Former Spartan On A Mission Too Succeed

Former Spartan On A Mission To Succeed
San Jose Mercury News, Staff Writer Vytas Mazeika, Thursday, March 25th, 2010,

Angelica Williams was on a mission this past season, and where better than Mission College in Santa Clara to achieve her objective. After a few tumultuous years, the 19-year-old found balance both on the basketball court and in the classroom, something that's been lacking since her junior year at Mountain View High — and probably long before that.

"I'm proud of Angelica," Mission College coach Corey Cafferata said. "She's a handful, but Angelica has matured and she proved that she could be coached and she could be a student."

A forward for the Saints, the 5-foot-11 Williams averaged 21.3 points and 13.6 boards per game — good enough for second in scoring and tops in rebounding among freshmen in the state.

Mission, a member of the Coast South, finished 8-19 — an improvement from a 2-26 season in which the Saints broke an 89-game losing streak.

"We're building, and Angelica is a big part of that," Cafferata said. "Next year I may not be the center of attention or the star," Williams said. "This was my year to be seen, and next year we'll be seen as a team because I know we'll win a lot more games and we'll make it to playoffs. I know that for a fact."

The Cafferata and Williams relationship dates back to middle school, when Williams joined the Race Express club team coached by Cafferata. The trust in one another grew throughout the years. But while Cafferata enjoyed success coaching at Westmoor-Daly City (including a trip to the NorCal playoffs in 2006), Williams never found her footing at Mountain View.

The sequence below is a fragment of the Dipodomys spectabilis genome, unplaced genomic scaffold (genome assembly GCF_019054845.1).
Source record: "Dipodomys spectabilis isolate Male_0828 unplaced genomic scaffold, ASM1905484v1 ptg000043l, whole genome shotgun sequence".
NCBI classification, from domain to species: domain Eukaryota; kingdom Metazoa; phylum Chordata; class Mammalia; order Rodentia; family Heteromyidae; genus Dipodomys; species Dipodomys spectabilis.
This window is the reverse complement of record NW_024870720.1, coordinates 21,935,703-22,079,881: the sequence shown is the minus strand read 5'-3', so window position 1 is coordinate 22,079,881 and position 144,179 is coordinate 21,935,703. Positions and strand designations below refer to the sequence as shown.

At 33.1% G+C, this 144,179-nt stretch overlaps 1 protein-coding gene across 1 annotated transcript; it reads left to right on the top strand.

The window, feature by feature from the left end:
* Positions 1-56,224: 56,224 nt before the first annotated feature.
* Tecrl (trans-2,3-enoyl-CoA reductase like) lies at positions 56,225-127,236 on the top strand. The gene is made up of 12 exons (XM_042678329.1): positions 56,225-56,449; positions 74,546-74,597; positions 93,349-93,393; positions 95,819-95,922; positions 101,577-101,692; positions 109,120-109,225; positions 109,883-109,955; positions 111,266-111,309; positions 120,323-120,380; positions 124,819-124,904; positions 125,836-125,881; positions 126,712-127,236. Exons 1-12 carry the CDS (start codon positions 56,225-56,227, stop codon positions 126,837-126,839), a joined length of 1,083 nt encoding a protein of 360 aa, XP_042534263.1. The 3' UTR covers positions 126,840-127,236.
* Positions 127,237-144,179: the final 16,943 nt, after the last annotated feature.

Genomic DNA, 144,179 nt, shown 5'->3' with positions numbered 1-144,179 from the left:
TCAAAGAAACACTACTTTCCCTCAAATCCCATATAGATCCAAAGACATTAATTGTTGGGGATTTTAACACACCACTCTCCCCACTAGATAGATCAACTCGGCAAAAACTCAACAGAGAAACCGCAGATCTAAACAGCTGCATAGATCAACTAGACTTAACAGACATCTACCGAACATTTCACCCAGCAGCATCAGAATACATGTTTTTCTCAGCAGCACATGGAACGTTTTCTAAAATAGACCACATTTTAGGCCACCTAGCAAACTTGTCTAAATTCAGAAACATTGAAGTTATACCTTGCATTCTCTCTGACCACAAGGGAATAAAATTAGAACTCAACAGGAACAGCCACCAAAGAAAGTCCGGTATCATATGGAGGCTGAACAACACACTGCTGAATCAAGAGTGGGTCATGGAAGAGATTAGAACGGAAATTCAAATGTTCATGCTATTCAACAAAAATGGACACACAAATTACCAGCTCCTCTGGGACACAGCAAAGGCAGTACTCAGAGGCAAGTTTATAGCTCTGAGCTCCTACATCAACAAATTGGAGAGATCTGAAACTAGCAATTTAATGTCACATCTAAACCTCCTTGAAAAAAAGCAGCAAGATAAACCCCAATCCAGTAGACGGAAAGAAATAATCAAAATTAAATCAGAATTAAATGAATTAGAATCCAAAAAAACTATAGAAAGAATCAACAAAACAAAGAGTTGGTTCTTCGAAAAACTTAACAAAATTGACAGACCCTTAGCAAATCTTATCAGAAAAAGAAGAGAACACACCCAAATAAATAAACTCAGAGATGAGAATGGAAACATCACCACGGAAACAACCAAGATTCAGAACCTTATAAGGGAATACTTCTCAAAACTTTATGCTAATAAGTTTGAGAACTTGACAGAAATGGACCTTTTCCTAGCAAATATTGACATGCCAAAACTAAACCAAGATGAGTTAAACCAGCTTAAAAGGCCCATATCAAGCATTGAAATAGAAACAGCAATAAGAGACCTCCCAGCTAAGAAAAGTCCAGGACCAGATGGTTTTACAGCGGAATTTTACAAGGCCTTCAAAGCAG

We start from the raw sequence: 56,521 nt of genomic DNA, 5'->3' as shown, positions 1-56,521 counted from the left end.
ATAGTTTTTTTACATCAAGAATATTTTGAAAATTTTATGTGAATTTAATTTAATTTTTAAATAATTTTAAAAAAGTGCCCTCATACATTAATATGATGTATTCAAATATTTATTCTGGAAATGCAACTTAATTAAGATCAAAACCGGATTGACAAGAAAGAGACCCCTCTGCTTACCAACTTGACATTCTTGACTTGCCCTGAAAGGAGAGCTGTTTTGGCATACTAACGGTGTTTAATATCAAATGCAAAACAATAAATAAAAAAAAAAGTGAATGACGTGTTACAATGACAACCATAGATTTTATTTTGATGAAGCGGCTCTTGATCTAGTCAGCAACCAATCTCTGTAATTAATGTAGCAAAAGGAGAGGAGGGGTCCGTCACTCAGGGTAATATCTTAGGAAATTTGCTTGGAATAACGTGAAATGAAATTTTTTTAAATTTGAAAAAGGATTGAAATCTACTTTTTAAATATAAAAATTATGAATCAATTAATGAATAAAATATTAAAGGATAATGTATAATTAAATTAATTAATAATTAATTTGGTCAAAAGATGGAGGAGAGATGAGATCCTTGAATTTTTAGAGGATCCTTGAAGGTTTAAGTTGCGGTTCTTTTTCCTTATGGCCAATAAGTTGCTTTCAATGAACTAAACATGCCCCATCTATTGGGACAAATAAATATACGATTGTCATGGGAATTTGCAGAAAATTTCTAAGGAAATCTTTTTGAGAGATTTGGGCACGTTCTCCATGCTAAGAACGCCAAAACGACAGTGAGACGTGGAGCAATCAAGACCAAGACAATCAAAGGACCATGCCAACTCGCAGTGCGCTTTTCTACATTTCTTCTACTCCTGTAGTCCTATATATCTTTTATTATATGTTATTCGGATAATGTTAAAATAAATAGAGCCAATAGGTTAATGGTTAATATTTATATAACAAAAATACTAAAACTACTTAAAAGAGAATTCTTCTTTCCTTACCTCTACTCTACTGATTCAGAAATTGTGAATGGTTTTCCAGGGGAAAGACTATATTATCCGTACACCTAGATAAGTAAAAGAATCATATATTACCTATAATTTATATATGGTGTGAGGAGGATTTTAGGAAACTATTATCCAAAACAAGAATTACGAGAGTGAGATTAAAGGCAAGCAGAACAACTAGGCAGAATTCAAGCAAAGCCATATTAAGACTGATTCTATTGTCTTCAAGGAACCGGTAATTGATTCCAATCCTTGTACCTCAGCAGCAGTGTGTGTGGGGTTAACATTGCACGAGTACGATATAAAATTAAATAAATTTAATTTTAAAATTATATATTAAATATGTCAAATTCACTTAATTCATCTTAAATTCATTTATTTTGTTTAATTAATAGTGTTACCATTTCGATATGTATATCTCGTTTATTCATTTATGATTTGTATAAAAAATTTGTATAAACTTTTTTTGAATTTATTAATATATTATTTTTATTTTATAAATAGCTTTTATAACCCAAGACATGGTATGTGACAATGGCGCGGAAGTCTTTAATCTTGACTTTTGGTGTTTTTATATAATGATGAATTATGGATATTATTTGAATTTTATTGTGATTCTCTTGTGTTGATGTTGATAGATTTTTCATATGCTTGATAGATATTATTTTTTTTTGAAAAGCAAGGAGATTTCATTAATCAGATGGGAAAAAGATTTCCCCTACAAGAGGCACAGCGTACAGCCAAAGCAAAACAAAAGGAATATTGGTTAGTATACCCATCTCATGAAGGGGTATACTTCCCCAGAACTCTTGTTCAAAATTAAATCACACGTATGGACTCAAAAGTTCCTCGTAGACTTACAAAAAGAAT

Her final high school game came in November of 2006. She skipped her senior season and eventually graduated from Alta Vista High, a continuation school. To make matters worse, Williams suffered a knee injury that required surgery and sidelined her last season.

But Cafferata never lost touch with Williams.

"I understand Angelica, I know what she's about, and I trust her," Cafferata said. "And when you have that in any kind of relationship, that goes a long way." That's why when Cafferata was hired last summer to jump-start the women's basketball program at Mission, one of the first to join the cause was Williams.

"With Corey, he cares about me as a person," Williams said. "I've shown loyalty to him, he's showed loyalty to me, and so I know he wants to get me to a four-year school. He wants to get me a scholarship. Those are his goals."

The first obstacle was getting back into basketball shape — both body and mind — after missing roughly 2 ½ seasons. "At first I thought it was going to be a piece of cake," Williams said. "But there was still an adjustment because it was no longer high school."

While she possesses the ability to hurt opponents from the perimeter, Williams excels in an isolated post game. "I want the ball, and I want the ball to go into the hoop," Williams said. "I fight for the ball because we need to outscore people. That's the way we play basketball."

She broke the school's single-game record with 38 points — the second-best performance by any female junior college player in the state all season.

"It's about confidence," Williams said. "And I just felt I was unstoppable. I'm not saying I'm the best, but when you're in that mindset where you think you can't be stopped, you really can't. Whatever you think, that's what is going to happen."

Despite her effort, the Saints still finished next to last in the Coast South with a 2-10 mark. So Williams can't wait until the next wave of recruits comes to campus and turns Mission into a winner — something that sounded ludicrous not so long ago.

Peter Anning
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